Scotch For Dessert: An Ad Man's Spirited Memoir Before there was Mad Men, there was From Those Wonderful Folks Who Gave You Pearl Harbor, the cultish and colorful advertising memoir by 1960s ad man Jerry Della Femina that also served as inspiration for AMC's hit series.

Scotch For Dessert: An Ad Man's Spirited Memoir

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The fourth season of "Mad Men" begins this weekend on AMC. Don Draper and the folks who came over with him from Sterling Cooper - after it was inhaled by the British firm Putnam, Powell and Lowe, to begin Sterling Cooper Draper and Pryce -will drink martinis at lunch, cold and dry; smoke cigarettes all day; chase gams; and wonder about President Kennedy and Marilyn Monroe. One of the founding documents that inspired the producers to make "Mad Men" was a 1970 memoir about advertising. "From Those Wonderful Folks Who Gave You Pearl Harbor" was Jerry Della Femina's Madison Avenue memoir. His book has just been reissued and Jerry Della Femina, who still has his own agency and publishes a weekly newspaper and runs a watering hole in East Hampton, joins us from New York.

Thanks so much for being with us.

Mr. JERRY DELLA FEMINA (Author, "From Those Wonderful Folks Who Gave You Pearl Harbor"): Great to be here.

SIMON: You've got to explain that title these days.

Mr. DELLA FEMINA: Well, it was my first day at an agency called Ted Bates, and there I was, and they were talking about the Panasonic account, and they kept saying: We have to do something for the Japanese. We must do something for the Japanese. Big meeting and I finally said, I've got it, I've got it. They said, what is it? I said, the headline is: From those wonderful folks who brought you Pearl Harbor.

Well, it was the beginning of the end of my career at Ted Bates. I know that people were looking, saying, how did we hire this guy and how do we get rid of him?

SIMON: But you write in this book that in other ways, having a reputation for being - you dont say eccentric; you say crazy, was actually professionally helpful.

Mr. DELLA FEMINA: Oh, it helped a lot because it was a time when people just loved the whole sense of advertising was fun, and I wrote that it was the most fun you could have with your clothes on, and we'll never see it again. And I mean, if I had one martini at lunch today, they would have the EMS truck back up, and they would have to take me out.

(Soundbite of laughter)

Mr. DELLA FEMINA: But in those days, a typical lunch, the bartender would be shaking the martinis as we walked in. As we were looking at our menu, the second martini - and then before the food arrived, the third martini would arrive. At that point, then, we would have two bottles of wine to go with our food. And then invariably someone - it was never me - but someone would say, you know, I don't think I'm going to have desert, I think I'll have a double scotch instead. And then we went off to work. And I hope the rest of the world was in the same shape we were because we did very well.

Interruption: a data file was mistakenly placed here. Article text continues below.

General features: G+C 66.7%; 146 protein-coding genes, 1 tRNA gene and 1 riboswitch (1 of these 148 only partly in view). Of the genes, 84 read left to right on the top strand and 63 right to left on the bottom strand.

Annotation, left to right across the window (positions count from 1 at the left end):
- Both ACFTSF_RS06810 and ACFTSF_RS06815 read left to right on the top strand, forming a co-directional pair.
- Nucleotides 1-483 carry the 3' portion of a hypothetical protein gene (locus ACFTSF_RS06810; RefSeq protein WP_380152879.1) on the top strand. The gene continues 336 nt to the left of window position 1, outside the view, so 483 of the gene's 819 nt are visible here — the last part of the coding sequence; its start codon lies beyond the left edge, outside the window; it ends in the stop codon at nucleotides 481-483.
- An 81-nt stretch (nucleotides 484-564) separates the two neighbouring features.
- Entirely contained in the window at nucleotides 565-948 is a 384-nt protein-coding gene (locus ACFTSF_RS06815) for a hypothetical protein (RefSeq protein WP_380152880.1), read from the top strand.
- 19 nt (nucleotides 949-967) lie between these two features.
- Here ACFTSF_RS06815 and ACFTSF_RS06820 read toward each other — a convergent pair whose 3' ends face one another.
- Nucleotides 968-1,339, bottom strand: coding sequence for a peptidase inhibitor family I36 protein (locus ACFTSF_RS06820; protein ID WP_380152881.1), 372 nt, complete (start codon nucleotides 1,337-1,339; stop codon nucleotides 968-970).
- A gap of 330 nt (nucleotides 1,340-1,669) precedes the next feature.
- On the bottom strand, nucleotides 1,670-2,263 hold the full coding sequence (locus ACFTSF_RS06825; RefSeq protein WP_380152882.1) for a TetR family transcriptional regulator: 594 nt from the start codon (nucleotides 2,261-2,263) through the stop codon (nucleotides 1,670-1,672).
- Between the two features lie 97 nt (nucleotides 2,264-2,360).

SIMON: You used to run an annual contest that would be unthinkable now.

Mr. DELLA FEMINA: Oh, my gosh, it would have been a disaster. Literally, from when we started the agency in 1967, we had an agency sex contest. And what did that mean? So, they would literally get a telephone list, and we're talking about as many as 300 employees. And they would vote for the person they most wanted to go to bed with. And so the two winners, the male winner and the female winner, even though they might not have voted for each other, won a weekend at the Plaza Hotel. It was quote, our secret, and it was sophomoric, but then we would all gather at a Mexican restaurant and lock the doors and we would have this wild, wild, wild party where I would then get up there and after God knows how many margaritas, I would announce the winners. And everybody's cheering. And the story I always like to tell was at one point, there was an older executive who I think possibly might have imbibed his first taste of cannabis, and he had a lot to drink. And at one point, his head went right into his dish. And sitting next to him was this woman who was our research director, and she said, it's okay, it's okay, he's fine - the guacamole broke his fall.